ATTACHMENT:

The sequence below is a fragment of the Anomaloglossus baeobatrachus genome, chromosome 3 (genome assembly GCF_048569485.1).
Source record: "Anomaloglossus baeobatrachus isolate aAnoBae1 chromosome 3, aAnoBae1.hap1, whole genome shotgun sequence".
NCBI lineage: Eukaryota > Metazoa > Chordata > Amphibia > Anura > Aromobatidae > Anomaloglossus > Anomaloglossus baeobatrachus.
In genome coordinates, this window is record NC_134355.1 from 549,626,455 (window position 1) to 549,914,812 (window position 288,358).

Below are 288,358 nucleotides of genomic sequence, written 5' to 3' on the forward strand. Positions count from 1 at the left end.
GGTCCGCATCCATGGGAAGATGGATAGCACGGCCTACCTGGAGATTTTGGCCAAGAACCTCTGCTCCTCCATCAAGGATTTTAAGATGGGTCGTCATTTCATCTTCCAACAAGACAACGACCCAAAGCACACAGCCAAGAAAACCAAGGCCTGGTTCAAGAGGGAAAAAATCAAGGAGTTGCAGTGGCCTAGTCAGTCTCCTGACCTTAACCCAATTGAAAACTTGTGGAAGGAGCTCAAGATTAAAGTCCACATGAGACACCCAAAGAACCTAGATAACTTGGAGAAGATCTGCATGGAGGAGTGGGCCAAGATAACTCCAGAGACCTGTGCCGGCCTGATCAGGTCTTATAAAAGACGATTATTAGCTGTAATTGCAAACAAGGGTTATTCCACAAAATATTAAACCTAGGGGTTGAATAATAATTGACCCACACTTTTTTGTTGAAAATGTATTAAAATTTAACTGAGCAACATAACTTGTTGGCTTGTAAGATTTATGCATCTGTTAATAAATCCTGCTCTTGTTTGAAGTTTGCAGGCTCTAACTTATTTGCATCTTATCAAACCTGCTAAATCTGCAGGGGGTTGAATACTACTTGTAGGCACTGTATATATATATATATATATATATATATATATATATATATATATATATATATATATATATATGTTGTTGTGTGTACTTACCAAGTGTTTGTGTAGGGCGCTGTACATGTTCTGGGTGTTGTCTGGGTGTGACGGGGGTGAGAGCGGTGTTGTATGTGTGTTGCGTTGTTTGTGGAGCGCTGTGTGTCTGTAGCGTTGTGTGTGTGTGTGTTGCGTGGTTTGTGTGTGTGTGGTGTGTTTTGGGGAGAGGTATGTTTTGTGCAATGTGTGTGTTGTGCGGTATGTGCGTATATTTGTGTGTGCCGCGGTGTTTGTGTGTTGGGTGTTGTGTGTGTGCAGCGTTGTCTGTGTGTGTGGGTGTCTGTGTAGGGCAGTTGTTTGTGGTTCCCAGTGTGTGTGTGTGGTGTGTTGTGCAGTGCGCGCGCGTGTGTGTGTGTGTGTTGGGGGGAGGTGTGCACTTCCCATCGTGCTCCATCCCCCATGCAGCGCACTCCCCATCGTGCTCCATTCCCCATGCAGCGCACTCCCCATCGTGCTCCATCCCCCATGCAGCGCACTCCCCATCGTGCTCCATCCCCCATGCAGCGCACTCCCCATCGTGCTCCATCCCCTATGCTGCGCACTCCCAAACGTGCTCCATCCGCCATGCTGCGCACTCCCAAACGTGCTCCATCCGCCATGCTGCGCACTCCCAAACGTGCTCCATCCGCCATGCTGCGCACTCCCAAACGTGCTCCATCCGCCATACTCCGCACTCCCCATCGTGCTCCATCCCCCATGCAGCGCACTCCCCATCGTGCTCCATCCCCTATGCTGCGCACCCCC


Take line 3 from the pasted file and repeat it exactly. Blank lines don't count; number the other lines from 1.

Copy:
NCBI lineage: Eukaryota > Metazoa > Chordata > Amphibia > Anura > Aromobatidae > Anomaloglossus > Anomaloglossus baeobatrachus.